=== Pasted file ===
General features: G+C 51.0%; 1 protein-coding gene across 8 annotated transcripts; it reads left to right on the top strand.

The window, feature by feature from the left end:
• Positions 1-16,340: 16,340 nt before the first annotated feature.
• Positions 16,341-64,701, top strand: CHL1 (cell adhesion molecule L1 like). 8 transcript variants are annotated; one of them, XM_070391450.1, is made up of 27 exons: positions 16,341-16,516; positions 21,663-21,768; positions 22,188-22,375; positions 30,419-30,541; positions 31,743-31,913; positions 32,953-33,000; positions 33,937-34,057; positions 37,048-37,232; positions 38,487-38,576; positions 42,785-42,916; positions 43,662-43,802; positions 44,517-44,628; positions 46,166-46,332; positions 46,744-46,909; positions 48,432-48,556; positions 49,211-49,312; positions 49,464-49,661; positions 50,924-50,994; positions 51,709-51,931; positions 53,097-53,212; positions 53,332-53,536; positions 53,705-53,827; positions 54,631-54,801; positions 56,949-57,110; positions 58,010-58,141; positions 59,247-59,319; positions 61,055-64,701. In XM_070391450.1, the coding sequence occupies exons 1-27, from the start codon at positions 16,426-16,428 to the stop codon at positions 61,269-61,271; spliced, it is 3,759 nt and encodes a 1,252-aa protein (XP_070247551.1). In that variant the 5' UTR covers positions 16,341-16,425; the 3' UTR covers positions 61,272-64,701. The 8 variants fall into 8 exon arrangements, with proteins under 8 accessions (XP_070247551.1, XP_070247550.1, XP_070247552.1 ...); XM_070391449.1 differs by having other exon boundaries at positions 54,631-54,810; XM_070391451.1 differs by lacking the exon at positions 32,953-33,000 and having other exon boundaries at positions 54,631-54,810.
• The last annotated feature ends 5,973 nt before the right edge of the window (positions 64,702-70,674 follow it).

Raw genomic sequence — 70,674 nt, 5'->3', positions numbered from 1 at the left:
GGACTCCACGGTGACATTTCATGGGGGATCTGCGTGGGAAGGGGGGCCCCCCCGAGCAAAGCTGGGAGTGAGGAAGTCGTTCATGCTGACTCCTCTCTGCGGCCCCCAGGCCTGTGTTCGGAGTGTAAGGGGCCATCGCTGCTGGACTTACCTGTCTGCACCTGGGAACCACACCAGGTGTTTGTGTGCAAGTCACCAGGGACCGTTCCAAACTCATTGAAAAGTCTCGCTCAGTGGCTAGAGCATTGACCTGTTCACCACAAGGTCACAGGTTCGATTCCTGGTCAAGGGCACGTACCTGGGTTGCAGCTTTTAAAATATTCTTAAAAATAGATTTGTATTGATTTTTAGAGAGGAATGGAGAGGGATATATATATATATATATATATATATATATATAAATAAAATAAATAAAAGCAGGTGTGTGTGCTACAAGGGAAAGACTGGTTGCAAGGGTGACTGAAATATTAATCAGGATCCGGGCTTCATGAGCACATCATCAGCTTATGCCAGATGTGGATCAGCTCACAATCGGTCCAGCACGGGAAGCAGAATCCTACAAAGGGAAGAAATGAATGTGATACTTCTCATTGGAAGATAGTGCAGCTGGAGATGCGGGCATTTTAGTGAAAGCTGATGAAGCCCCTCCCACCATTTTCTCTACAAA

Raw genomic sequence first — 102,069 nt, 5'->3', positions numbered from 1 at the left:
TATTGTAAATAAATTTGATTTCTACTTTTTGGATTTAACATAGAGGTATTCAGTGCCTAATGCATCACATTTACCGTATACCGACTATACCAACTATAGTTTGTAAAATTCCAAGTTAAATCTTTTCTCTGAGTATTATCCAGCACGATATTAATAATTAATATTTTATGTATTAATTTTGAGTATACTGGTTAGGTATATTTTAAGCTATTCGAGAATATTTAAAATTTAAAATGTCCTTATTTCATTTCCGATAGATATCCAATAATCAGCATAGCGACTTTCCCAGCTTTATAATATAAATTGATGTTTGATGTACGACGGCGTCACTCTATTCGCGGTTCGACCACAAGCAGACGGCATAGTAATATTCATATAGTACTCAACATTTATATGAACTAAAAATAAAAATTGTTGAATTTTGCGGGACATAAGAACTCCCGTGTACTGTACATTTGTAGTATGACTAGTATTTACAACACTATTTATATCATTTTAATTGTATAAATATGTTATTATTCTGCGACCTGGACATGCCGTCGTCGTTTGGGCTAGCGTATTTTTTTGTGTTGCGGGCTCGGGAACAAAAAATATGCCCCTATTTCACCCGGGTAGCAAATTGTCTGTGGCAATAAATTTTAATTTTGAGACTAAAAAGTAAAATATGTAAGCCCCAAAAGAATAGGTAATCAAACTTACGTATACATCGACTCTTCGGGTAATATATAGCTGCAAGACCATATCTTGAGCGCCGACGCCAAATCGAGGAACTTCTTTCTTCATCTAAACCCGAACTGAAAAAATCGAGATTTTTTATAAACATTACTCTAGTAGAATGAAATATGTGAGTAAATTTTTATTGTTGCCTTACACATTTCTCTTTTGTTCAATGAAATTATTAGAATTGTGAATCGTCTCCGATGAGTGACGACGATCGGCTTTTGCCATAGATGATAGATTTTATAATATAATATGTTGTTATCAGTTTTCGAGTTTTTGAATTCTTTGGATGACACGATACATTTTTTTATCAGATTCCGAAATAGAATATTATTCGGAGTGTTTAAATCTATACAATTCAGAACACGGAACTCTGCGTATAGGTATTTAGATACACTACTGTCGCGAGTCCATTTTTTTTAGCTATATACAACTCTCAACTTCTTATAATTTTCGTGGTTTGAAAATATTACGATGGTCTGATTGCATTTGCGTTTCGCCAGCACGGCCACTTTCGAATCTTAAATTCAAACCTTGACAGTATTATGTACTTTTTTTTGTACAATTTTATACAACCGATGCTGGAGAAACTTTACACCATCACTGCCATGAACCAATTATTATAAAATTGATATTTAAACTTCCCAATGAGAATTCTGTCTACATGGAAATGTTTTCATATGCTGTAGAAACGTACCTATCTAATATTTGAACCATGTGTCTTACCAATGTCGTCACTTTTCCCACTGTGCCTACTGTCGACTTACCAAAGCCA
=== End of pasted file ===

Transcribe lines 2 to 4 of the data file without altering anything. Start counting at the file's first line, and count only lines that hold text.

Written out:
The window, feature by feature from the left end:
• Positions 1-16,340: 16,340 nt before the first annotated feature.
• Positions 16,341-64,701, top strand: CHL1 (cell adhesion molecule L1 like). 8 transcript variants are annotated; one of them, XM_070391450.1, is made up of 27 exons: positions 16,341-16,516; positions 21,663-21,768; positions 22,188-22,375; positions 30,419-30,541; positions 31,743-31,913; positions 32,953-33,000; positions 33,937-34,057; positions 37,048-37,232; positions 38,487-38,576; positions 42,785-42,916; positions 43,662-43,802; positions 44,517-44,628; positions 46,166-46,332; positions 46,744-46,909; positions 48,432-48,556; positions 49,211-49,312; positions 49,464-49,661; positions 50,924-50,994; positions 51,709-51,931; positions 53,097-53,212; positions 53,332-53,536; positions 53,705-53,827; positions 54,631-54,801; positions 56,949-57,110; positions 58,010-58,141; positions 59,247-59,319; positions 61,055-64,701. In XM_070391450.1, the coding sequence occupies exons 1-27, from the start codon at positions 16,426-16,428 to the stop codon at positions 61,269-61,271; spliced, it is 3,759 nt and encodes a 1,252-aa protein (XP_070247551.1). In that variant the 5' UTR covers positions 16,341-16,425; the 3' UTR covers positions 61,272-64,701. The 8 variants fall into 8 exon arrangements, with proteins under 8 accessions (XP_070247551.1, XP_070247550.1, XP_070247552.1 ...); XM_070391449.1 differs by having other exon boundaries at positions 54,631-54,810; XM_070391451.1 differs by lacking the exon at positions 32,953-33,000 and having other exon boundaries at positions 54,631-54,810.